Economic Factors
last updated September 1, 2005


At its core, trafficking is a result of women's unequal economic status. Of the world's poor, the majority are women. The number of women living in poverty has also increased disproportionately to the number of men. Women, more frequently than men, have the additional economic burden of caring for children. Women also face discrimination that limits their educational and employment opportunities. In the employment setting, women are often the last hired and the first fired. Women also disproportionately experience sexual harassment in the workplace. This situation forces many women to look abroad for work and makes them particularly vulnerable to exploitation.

The economic status of women is worse in countries undergoing economic transition. All of the countries in Central and Eastern Europe and the former Soviet Union have experienced dramatic economic and political transitions as they move from centralized economies to free market systems. While there is tremendous variation in how individual countries in this region have experienced the transition, women have been negatively impacted by high unemployment rates and the loss of social programs that existed in the past. For many women in post-Soviet countries, the transition has meant they are less economically independent than they were previously.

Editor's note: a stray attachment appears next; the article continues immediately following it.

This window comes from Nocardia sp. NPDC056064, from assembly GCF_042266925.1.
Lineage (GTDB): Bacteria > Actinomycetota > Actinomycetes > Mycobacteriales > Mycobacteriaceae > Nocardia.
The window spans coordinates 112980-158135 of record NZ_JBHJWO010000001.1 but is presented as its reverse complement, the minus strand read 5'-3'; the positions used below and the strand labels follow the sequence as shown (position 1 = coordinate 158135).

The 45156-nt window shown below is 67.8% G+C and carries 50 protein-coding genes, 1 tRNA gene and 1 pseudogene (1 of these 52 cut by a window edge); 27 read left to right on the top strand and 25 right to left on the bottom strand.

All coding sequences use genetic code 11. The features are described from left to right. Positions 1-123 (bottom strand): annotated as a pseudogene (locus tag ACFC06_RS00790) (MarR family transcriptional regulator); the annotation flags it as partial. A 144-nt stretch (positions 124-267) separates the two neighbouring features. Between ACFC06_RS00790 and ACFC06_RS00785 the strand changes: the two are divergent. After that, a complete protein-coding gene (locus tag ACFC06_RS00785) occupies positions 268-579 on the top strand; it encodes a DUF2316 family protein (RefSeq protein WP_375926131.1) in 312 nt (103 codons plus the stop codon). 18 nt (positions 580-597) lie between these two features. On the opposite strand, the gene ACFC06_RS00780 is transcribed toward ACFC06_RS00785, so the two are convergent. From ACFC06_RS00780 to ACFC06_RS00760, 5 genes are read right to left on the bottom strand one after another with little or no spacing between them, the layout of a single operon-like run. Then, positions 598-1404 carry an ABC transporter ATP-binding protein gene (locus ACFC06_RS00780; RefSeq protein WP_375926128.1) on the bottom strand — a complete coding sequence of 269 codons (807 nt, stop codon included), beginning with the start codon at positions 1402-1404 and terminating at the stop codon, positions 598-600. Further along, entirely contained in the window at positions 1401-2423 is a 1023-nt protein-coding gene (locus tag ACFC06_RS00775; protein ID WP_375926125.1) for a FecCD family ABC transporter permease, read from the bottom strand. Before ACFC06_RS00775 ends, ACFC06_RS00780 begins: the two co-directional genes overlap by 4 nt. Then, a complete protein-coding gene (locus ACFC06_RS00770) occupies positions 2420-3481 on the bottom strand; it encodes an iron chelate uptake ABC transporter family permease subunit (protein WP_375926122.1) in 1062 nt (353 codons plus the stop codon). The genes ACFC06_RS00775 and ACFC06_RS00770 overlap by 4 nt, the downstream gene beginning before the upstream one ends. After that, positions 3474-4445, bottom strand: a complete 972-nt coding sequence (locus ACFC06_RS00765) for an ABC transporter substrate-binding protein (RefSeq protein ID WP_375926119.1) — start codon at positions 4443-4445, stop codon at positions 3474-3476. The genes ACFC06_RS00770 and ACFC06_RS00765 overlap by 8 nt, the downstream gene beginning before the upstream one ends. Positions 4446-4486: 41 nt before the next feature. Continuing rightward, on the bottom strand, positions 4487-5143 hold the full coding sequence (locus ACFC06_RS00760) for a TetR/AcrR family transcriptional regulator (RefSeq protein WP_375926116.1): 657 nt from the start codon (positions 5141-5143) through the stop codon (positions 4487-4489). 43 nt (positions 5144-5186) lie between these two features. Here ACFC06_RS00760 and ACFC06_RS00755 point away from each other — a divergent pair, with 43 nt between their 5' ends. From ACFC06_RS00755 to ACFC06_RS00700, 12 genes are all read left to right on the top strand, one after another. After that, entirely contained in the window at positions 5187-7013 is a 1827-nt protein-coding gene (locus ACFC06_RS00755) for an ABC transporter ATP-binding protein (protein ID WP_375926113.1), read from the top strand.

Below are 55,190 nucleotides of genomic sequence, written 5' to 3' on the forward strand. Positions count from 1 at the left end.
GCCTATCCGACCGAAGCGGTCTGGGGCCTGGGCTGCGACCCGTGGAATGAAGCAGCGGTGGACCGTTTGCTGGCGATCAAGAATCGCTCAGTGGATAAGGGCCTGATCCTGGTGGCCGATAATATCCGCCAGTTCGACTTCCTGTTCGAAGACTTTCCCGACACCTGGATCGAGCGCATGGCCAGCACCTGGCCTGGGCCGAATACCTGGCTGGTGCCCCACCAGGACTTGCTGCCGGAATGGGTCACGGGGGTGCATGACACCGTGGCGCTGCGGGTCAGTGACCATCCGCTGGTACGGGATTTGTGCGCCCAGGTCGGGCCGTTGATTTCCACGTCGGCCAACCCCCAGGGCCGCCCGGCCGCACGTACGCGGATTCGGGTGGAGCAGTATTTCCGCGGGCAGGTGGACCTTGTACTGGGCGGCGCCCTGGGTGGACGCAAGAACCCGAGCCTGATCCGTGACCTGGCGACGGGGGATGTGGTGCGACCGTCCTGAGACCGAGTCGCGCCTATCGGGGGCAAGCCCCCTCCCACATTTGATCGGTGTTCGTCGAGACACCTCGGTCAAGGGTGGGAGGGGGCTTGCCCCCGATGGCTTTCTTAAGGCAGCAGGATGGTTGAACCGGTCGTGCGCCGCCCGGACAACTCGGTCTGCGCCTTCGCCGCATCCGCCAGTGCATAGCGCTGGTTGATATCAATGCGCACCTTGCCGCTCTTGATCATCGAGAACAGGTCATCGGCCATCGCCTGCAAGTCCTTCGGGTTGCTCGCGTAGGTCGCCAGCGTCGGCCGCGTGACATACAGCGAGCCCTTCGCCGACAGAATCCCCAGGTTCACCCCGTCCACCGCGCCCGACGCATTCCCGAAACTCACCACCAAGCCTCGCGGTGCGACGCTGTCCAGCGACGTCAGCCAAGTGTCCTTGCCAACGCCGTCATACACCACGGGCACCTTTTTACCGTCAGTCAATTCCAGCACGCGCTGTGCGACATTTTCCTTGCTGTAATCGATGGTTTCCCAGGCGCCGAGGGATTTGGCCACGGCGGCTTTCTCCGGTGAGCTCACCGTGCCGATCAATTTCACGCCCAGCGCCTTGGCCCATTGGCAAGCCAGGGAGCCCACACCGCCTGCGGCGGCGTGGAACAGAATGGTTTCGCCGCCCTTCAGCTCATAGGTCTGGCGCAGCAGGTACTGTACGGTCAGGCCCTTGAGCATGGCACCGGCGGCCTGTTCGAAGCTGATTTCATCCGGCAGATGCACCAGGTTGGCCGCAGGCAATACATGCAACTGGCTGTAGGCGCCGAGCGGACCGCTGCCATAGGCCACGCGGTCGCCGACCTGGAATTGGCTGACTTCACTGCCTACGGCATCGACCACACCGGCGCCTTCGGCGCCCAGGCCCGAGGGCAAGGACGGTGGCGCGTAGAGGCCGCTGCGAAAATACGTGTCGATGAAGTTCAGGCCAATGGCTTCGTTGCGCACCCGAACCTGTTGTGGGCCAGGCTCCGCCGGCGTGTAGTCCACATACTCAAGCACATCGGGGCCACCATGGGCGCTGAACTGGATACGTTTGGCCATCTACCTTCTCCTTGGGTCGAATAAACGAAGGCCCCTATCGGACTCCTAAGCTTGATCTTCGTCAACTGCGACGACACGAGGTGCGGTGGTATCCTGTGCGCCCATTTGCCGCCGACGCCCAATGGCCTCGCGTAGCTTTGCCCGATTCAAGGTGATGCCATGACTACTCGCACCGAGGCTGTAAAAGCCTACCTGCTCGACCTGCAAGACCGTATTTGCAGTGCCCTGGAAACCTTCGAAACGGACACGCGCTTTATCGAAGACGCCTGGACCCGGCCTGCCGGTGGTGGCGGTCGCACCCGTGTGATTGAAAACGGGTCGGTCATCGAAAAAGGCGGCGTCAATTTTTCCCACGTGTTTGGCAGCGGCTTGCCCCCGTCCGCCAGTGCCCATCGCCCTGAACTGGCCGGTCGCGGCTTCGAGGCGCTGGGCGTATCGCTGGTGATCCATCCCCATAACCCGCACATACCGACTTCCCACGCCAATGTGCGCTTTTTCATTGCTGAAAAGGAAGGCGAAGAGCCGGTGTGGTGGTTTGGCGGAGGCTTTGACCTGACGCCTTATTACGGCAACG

Economic disparity both within and between countries is another factor that promotes trafficking. Trafficking takes place from low-income countries to high-income countries, where the demand for cheap and low status labor exists. Typically, traffickers target women and girls who are economically disadvantaged in their home country or region and transport them to wealthier countries or regions that can support the commercial sex industry.

Finally, trafficking in women has proven to be a lucrative business that has become a significant source of income for organized crime enterprises. By some estimates, trafficking is the fastest growing source of profits for organized crime rings. Citing Paul Holmes, author of the Regional Anti-Trafficking Law Enforcement Manual for South-Eastern Europe, the United Nations Development Program estimates that trafficking generates at least US$7 billion a year and, after drugs and weapons, has become the third largest criminal business worldwide. According to a 2000 report by the U.S. Central Intelligence Agency (CIA), "[i]n most of the major recent trafficking cases in the United States, the traffickers made anywhere from one to eight million [USD] in a period ranging from one to six years."

Traffickers profit from the "sale" of the trafficking victim and also exploit the women themselves. The CIA Report also notes: "Traffickers typically charge the women inflated prices for securing the alleged jobs, travel documentation, transportation, lodging, meals, and incidentals. To increase profits, the women are kept in poor, crowded conditions. It is also common for trafficked women to be charged to buy their passports back. The fee is usually around USD $900 for women from the Newly Independent States and Central Europe."